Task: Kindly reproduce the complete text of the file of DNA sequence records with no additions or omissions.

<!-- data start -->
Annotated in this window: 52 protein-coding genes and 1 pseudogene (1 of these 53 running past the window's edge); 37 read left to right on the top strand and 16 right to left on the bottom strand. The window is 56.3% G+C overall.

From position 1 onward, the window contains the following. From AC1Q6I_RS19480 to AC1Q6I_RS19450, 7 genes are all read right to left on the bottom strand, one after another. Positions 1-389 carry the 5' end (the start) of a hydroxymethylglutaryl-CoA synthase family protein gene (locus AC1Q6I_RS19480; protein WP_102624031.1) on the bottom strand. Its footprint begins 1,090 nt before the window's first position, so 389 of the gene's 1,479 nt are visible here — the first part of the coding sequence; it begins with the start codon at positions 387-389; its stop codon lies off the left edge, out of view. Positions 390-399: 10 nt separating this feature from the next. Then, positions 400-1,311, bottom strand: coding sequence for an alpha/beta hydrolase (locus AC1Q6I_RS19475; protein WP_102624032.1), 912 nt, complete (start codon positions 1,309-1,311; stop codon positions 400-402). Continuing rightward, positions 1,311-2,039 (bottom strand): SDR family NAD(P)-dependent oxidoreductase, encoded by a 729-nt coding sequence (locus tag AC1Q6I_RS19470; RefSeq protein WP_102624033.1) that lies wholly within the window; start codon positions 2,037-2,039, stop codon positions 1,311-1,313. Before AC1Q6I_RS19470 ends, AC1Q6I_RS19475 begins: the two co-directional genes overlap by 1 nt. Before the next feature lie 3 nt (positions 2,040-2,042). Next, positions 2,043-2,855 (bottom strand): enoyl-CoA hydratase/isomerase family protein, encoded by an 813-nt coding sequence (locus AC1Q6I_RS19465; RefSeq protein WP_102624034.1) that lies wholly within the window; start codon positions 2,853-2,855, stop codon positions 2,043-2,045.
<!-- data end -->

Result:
Annotated in this window: 52 protein-coding genes and 1 pseudogene (1 of these 53 running past the window's edge); 37 read left to right on the top strand and 16 right to left on the bottom strand. The window is 56.3% G+C overall.

From position 1 onward, the window contains the following. From AC1Q6I_RS19480 to AC1Q6I_RS19450, 7 genes are all read right to left on the bottom strand, one after another. Positions 1-389 carry the 5' end (the start) of a hydroxymethylglutaryl-CoA synthase family protein gene (locus AC1Q6I_RS19480; protein WP_102624031.1) on the bottom strand. Its footprint begins 1,090 nt before the window's first position, so 389 of the gene's 1,479 nt are visible here — the first part of the coding sequence; it begins with the start codon at positions 387-389; its stop codon lies off the left edge, out of view. Positions 390-399: 10 nt separating this feature from the next. Then, positions 400-1,311, bottom strand: coding sequence for an alpha/beta hydrolase (locus AC1Q6I_RS19475; protein WP_102624032.1), 912 nt, complete (start codon positions 1,309-1,311; stop codon positions 400-402). Continuing rightward, positions 1,311-2,039 (bottom strand): SDR family NAD(P)-dependent oxidoreductase, encoded by a 729-nt coding sequence (locus tag AC1Q6I_RS19470; RefSeq protein WP_102624033.1) that lies wholly within the window; start codon positions 2,037-2,039, stop codon positions 1,311-1,313. Before AC1Q6I_RS19470 ends, AC1Q6I_RS19475 begins: the two co-directional genes overlap by 1 nt. Before the next feature lie 3 nt (positions 2,040-2,042). Next, positions 2,043-2,855 (bottom strand): enoyl-CoA hydratase/isomerase family protein, encoded by an 813-nt coding sequence (locus AC1Q6I_RS19465; RefSeq protein WP_102624034.1) that lies wholly within the window; start codon positions 2,853-2,855, stop codon positions 2,043-2,045.